The Henry Ford Museum in Dearborn, MI recently raised the hoods for its “Engines Exposed” exhibit, and among its many exhibitions was this unmachined Flathead Ford engine block. The flathead’s architecture has been discussed here before, and every time, Henry Ford’s decision making skills are mentioned.
The old story goes that the engineers ran the exhaust port right through the V8’s water jacket at Ford’s behest; therefore, flatheads anecdotally need a hell of a radiator to keep cool in the summer. Of course, the flip side is that flatheads also have among the mellowest of exhaust notes, perhaps as a result of gallons of liquid muffling before said notes even enter the exhaust manifolds.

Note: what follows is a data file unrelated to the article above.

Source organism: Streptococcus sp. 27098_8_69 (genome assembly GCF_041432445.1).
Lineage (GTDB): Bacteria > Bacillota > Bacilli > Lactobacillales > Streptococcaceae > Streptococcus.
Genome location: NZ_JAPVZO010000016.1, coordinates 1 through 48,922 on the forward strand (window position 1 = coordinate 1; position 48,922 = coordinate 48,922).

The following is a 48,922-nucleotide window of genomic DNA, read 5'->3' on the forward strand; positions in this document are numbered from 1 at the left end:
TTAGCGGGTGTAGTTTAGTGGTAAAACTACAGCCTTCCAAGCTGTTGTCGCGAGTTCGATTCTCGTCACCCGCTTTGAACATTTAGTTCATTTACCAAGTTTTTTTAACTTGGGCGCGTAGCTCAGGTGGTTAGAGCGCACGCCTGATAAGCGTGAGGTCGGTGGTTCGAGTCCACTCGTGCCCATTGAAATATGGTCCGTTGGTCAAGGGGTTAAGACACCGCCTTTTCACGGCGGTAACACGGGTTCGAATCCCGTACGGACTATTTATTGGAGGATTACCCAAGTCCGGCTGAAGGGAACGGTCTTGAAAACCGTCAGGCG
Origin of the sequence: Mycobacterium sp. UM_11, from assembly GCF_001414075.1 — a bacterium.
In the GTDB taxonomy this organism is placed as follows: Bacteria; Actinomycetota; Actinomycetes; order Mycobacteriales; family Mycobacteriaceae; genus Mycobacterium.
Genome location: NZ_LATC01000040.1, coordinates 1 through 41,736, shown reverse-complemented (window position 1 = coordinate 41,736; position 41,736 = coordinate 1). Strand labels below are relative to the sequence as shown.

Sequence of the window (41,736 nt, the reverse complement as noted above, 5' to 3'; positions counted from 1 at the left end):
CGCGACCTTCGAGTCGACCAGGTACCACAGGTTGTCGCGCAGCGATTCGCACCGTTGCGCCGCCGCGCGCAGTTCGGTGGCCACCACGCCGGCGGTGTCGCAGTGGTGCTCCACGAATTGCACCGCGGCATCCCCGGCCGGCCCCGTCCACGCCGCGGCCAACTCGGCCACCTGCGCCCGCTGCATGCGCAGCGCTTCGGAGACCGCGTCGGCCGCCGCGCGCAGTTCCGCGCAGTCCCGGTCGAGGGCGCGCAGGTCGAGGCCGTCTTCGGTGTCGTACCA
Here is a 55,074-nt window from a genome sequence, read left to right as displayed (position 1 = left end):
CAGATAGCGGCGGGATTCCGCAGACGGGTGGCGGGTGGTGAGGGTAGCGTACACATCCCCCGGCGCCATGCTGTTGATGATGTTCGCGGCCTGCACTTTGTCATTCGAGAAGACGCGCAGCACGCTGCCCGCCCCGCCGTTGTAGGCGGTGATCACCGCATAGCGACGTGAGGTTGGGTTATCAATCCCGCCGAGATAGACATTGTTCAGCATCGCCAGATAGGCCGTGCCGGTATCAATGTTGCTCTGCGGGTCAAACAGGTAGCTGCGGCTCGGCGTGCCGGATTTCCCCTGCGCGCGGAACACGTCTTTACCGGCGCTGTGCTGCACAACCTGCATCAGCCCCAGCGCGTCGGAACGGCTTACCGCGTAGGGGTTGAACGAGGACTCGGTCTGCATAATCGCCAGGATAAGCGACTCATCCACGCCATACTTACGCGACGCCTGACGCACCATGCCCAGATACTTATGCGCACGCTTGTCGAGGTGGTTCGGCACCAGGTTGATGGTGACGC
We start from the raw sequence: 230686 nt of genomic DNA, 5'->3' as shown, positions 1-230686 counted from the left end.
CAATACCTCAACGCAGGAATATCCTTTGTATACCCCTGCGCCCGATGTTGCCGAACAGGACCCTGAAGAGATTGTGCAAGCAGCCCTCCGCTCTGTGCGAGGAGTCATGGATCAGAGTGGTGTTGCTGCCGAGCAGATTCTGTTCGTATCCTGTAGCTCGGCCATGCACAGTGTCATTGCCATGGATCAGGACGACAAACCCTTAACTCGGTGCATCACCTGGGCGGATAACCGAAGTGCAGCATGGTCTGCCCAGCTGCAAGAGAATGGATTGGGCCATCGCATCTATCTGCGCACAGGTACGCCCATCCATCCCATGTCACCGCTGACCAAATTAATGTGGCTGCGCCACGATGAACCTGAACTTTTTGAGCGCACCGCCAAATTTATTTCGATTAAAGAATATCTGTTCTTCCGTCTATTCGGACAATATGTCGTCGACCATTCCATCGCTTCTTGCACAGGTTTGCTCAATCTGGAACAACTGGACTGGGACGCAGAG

This Cadillac V8, which is appropriately powering a Ford, shows one alternative–running the exhaust manifolds adjacent to the intake manifold. Of course, this could have created packaging problems in Ford’s smaller bodies. Therefore, we’ll pose this question: If you were Henry Ford, designing an engine that would become a hot rod legend, how would you have (or would you have?) designed it differently?